NHK, which collects alerts from local authorities, said level four evacuation instructions — the second-highest — had been issued for people in Kagoshima, Kumamoto and Miyazaki in the southern Kyushu region.
The move came as Japan’s Meteorological Agency issued its highest warning for the Kagoshima region, a warning that comes when it predicts conditions seen only once every decades.
It is the first special warning associated with typhoons outside the Okinawa region since the current system began in 2013.
On Saturday night, Typhoon Nanmadol was classified in the agency’s highest category of “violent” and picked up wind gusts of up to 270 kilometers (167 miles) as it hovered about 200 kilometers northeast of Minami Daito Island, part of a series of remote islands that make up the region of Okinawa.
The storm is expected to approach or make landfall in Kagoshima Prefecture on Sunday, moving north the next day before heading toward Japan’s main island.
“There are risks of unprecedented storms, high waves, storm surges and record rains,” Ryuta says. Kurorathe head of the Japan Meteorological Agency’s forecasting unit told reporters.
“Maximum caution is required,” he said, urging residents to evacuate early.
“It is a very dangerous typhoon.”
“The wind will be so strong that some houses could collapse,” Kurora told reporters, who also warned of flooding and landslides.
The evacuation warnings are calling on people to move to shelter or alternative accommodation that can withstand extreme weather.
But they are not required, and during past extreme weather events, authorities have struggled to convince residents to take shelter quickly enough.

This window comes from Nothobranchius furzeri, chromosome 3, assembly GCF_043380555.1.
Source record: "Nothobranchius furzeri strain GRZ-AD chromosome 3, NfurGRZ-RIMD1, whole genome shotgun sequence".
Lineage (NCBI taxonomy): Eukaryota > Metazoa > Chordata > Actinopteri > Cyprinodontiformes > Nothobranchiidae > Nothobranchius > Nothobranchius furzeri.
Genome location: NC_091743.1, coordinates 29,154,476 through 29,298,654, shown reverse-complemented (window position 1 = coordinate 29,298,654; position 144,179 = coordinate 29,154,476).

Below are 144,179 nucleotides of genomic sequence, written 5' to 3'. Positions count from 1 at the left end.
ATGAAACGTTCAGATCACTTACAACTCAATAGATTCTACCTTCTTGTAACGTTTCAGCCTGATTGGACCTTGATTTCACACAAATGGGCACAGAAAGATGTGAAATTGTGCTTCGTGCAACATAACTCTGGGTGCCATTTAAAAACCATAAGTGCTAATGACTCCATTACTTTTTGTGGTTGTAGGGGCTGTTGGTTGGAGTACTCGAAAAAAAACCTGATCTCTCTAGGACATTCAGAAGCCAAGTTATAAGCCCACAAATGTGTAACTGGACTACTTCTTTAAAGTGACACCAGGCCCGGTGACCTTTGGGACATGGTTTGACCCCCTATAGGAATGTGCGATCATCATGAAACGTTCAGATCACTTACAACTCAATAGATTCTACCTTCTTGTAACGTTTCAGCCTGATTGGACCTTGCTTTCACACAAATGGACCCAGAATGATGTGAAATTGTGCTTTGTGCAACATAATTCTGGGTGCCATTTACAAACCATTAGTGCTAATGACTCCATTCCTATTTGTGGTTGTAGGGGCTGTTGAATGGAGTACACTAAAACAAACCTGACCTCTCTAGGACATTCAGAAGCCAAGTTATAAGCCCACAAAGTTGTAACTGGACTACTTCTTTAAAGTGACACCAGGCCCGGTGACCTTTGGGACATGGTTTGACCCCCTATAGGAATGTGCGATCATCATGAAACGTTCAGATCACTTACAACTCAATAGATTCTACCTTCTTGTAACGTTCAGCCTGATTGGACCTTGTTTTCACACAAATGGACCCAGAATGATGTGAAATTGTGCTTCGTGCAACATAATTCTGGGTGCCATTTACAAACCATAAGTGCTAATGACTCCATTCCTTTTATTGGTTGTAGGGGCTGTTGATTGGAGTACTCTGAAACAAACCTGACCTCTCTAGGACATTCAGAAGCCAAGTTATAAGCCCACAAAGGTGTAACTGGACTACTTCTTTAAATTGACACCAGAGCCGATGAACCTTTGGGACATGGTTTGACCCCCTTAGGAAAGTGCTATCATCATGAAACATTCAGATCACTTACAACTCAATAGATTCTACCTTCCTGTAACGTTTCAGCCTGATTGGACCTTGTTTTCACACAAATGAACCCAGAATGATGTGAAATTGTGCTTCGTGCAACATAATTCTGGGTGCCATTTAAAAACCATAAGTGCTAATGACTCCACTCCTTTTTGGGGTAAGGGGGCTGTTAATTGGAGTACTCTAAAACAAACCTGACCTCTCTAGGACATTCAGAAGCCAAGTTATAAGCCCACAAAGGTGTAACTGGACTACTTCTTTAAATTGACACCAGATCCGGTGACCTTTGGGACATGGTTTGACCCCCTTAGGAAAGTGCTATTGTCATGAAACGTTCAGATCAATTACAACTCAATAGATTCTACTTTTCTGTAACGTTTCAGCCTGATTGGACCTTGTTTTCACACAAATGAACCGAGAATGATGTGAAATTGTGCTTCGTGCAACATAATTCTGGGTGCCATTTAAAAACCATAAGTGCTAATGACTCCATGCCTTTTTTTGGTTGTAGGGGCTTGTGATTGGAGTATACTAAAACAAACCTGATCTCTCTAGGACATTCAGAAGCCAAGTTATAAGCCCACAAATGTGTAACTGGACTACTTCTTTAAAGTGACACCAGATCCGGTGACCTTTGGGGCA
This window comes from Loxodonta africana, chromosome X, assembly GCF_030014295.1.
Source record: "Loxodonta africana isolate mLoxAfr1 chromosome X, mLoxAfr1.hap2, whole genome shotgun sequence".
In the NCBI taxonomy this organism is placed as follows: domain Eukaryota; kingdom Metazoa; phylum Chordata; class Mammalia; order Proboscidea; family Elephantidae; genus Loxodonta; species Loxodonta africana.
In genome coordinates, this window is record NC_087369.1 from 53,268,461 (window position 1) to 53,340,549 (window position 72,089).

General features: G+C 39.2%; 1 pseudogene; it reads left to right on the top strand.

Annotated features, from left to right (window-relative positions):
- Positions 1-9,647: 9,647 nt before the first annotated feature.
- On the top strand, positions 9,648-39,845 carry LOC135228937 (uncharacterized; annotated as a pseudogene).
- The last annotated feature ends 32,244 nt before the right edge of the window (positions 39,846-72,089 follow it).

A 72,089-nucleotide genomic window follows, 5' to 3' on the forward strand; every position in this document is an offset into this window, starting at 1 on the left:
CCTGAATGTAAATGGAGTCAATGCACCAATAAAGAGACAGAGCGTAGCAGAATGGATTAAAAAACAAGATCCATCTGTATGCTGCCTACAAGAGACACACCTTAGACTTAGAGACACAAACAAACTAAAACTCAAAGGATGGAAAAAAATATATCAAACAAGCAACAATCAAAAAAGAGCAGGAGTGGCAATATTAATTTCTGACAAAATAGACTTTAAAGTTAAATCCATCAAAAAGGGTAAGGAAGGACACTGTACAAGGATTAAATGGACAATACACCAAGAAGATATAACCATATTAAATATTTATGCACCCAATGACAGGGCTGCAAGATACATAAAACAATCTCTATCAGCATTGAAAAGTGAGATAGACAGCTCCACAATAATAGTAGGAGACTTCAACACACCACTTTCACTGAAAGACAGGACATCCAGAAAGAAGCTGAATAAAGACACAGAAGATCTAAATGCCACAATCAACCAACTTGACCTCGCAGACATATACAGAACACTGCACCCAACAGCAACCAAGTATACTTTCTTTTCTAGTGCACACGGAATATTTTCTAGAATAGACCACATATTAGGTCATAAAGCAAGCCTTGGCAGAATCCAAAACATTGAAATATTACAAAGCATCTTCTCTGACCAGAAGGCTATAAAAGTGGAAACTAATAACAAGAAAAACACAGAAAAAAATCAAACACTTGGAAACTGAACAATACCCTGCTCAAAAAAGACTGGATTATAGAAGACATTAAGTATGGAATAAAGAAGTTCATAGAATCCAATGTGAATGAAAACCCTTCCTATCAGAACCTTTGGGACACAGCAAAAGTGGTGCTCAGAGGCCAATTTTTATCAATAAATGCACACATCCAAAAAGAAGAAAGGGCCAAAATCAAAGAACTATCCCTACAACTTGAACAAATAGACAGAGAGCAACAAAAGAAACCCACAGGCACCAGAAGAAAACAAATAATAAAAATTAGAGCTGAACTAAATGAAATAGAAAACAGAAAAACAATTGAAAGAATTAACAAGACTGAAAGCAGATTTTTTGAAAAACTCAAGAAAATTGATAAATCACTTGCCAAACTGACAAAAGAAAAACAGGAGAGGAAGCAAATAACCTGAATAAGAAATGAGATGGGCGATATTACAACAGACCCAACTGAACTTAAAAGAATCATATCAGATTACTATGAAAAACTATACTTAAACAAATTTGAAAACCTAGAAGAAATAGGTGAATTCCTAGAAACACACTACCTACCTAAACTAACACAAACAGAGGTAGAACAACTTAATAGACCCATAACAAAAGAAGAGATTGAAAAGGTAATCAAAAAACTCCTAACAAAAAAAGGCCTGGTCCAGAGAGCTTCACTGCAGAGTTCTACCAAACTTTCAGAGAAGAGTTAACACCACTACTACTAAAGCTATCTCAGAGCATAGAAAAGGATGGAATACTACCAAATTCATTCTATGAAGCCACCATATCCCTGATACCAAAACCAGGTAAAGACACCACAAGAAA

Kurora said that even in strong buildings, residents should take precautions.
“Please move to solid buildings before strong winds start blowing and stay away from windows, even in solid buildings,” he said at a late-night press conference.
Japan is currently in typhoon season and faces about 20 such storms a year, with regular heavy rainfall causing landslides or flash flooding.
In 2019, Typhoon Hagibis swept into Japan when it hosted the Rugby World Cup, killing more than 100 people.
A year earlier, Typhoon Jebi shut down Kansai Airport in Osaka, killing 14 people.
And in 2018, floods and landslides killed more than 200 people in western Japan during the country’s annual rainy season.
Prior to the arrival of Typhoon Nanmadol, flight cancellations began to affect regional airports, including those in Kagoshima, Miyazaki and Kumamoto, according to the websites of Japan Airlines and All Nippon Airways.
Scientists say climate change is increasing the severity of storms and making extreme weather events such as heat waves, droughts and flash floods more frequent and intense.